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Every Christmas these people are scattered in crowded places in Metro Manila. They are often seen at Claro M. Recto in Quiapo. In the midst of rushing shoppers and rushing jeepneys they can be seen chasing for a few coins, begging. On ordinary days they are known by the passengers of the pier, those coming and going from Manila to see them floating on small boats. It was still the same practice, laying hands on the passengers, asking for coins. Inviting them to throw them into the water and at the same time diving and climbing with the coins they chased under the sea. Great and dive and swim. Their looks are remarkable. Corn hair color their hair and burn in the intense sunlight and their skin. They are the so-called Badjao! Who are they? Where did they come from and why are they here in the City? Little is known about the Badjao.
In 1957 a film was created by veteran director Lamberto Avellana under LVN Films about these groups entitled “Badjao”. Critics say that this is the first film that cleverly shows the colorful culture of the Badjao.
Starring veteran actors Tony Santos, Vic Silayan, Leroy Salvador and Rosal Rosal. The film is about the son of a datung Badjao who fell in love and married the daughter of a Moro or Muslim leader. The film shows the conflicting views of the Badjao and the Moros where they seem to be stuck in a rock. Eventually the two groups reached a peace agreement.
More than fifty years since the release of the film, it is still unclear what and where the Badjao came from. Just as being buried in the oblivion of the film is also forgetting the identity of the Badjao. Of all the so-called “Indigenous groups” in the Philippines, they are probably the ones who lack understanding and learning.
If the Badjao are called "Sea Gypsies" or people roaming not on land but in the ocean. They are commonly found in the Celebes and Sulu Oceans in the Southern part of the Philippines. The provinces of Tawi-Tawi, Sulu, Basilan and Zamboanga have the largest population of Badjao in the Philippines. They are known for their colorful boats called "Vinta". They usually live on the beach in houses that are called "house on stilts" or in the boat itself or "boat houses". They are known as great fishermen and ocean divers. Their relationship with the ocean is unique. They have a tradition where they throw their newborn babies into the sea and the elders of the tribe rescue them.
Due to the unrest caused by the rebels in Mindanao, the Badjao were forced to leave their homeland and move to Sabah, Malaysia and Indonesia.
Badjao is commonly referred to as the “Sama” group which lives on land and Badjao refers to the inhabitants of the ocean.
According to the study there are different groups of Badjao depending on the place where they are located:
1. Ubian - is from the South Ubian Island in Tawi-Tawi.
2. Bannaran - from the island of Bannaran to Tawi-tawi as well
3. Sama - or also known as Badjao Kota Belud because they are located near Kota-Belud in Sabah.
These are just a few of the well-known Badjao groups. Many other small groups are also found in Sabah, Malaysia.
According to Marlea P Nunez, Executive Director of the National Commission on Indigenous People, it is still unclear where the Badjao really came from. The Commission is still conducting studies to ascertain their exact origin. According to Director Nunez, the culture of the Badjao people is also mixed depending on where they are stranded or interacting with a group of people. The Badjao people in Manila or in other languages notice that they are mixed with Tagalog culture. However, there are still cultures that are inherent in the Badjao people such as their dances.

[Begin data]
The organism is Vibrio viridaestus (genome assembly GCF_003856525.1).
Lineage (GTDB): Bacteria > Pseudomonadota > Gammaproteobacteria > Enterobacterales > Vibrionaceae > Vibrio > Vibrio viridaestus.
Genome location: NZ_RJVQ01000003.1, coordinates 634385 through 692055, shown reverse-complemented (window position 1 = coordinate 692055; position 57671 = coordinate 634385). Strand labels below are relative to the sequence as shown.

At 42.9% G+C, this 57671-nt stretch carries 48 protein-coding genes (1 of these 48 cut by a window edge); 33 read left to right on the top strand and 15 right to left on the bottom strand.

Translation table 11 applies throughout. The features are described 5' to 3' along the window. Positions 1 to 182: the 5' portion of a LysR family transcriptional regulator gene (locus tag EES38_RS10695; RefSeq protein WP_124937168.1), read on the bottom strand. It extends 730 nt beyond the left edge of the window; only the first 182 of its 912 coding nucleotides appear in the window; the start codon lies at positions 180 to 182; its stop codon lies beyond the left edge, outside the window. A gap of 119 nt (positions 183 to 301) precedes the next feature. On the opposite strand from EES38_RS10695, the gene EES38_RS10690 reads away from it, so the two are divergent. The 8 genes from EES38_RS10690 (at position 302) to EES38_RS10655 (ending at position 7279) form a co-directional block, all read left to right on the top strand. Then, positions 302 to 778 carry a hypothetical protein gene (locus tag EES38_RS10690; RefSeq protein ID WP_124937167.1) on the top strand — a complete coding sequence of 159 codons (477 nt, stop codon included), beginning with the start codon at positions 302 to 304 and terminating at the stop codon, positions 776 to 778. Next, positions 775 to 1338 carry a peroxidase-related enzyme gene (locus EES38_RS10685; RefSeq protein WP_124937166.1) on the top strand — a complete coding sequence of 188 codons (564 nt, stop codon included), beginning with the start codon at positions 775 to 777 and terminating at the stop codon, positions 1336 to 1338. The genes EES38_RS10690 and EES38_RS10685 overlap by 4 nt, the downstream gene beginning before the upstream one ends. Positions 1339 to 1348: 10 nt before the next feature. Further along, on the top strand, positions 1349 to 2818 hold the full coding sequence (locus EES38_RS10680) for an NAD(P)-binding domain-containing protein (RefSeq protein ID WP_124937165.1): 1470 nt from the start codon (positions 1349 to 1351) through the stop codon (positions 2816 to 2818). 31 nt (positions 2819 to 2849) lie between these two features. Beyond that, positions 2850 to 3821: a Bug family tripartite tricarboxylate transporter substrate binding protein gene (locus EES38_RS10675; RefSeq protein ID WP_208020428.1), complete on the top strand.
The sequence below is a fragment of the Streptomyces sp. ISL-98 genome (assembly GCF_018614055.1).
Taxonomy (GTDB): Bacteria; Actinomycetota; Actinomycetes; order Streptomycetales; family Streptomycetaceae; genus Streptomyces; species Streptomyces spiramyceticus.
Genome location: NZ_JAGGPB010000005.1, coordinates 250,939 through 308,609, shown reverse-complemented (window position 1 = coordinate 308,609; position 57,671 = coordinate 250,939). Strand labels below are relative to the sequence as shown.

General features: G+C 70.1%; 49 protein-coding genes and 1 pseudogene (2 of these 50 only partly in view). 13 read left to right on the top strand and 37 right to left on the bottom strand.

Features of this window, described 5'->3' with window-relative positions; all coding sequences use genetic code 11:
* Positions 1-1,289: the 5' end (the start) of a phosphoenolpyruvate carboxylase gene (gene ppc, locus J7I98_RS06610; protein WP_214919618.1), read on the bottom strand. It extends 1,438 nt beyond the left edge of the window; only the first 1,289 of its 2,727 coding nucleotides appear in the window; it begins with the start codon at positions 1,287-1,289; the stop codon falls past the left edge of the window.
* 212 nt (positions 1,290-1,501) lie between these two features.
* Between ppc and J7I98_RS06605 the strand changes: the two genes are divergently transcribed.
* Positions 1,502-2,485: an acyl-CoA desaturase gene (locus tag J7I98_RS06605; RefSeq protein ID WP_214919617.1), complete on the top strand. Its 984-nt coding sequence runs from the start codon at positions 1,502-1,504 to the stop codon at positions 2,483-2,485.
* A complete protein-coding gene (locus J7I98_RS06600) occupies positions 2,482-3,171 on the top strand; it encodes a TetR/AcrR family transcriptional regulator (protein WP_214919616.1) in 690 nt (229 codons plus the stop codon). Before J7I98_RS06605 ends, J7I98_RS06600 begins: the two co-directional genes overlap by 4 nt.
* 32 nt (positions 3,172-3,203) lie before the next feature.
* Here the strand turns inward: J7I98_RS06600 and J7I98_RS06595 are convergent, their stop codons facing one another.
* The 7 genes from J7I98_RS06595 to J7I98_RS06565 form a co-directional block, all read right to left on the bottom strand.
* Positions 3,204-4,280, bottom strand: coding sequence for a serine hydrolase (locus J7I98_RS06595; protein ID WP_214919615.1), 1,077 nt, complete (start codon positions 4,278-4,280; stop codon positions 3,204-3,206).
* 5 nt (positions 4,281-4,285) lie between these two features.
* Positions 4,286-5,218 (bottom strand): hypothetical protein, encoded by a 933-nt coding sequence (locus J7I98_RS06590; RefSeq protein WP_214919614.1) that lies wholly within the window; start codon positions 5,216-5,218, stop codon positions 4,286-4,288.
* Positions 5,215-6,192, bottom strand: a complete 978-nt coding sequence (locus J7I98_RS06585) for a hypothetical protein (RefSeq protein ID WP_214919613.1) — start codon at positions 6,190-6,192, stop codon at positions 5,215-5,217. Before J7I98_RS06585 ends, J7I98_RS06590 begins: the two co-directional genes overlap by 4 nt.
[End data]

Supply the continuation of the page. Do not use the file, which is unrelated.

It is not certain how many Badjao people there are in Manila because there are no documents or studies about it; This is according to NCIP Executive Director Nunez. It can be said that the cultural background of the Badjao people is at the crossroads. There are sectors that want to maintain pure Badjao culture and there are also those who are ready to accept changes and other cultures.
There are many aspects that affect the preservation of culture and one of them is the Economic aspect.
The Badjao are currently scattered throughout the Philippines and even in Malaysia and the main reason for their departure from Mindanao is to escape the turmoil or "insurgency" that is happening now in that part of the Philippines.
Arriving here in Manila, where they thought their life would be better away in the middle of the war between the rebels and soldiers, away from the pirates who endangered their lives still did not have a good life that resulted in mga badjao. People who meet on the street and receive ridicule from people who do not understand their situation are often confronted.
After all, begging is not the custom of the Badjao people, they just had to do it to survive, even though they are not used to living in the middle of the ocean trying to normalize their lives. Due to the lack of knowledge of living away from the sea begging was their solution and became the main livelihood in the city to survive only daily life.
It may be dangerous in their lives, but this is the usual situation you see in every Badjao here in Manila. Riding in jeeps, rolling around and relying on the few coins that can be reached. When left unmanaged, they can be left astray and lose the right path.
How long will the situation of the Badjao be like this? When will their voices be heard to pay attention and be removed from the situation they are in? If they had been given protection in the ocean where they live, they would not have reached here in Manila and plunged into more severe hardships of life.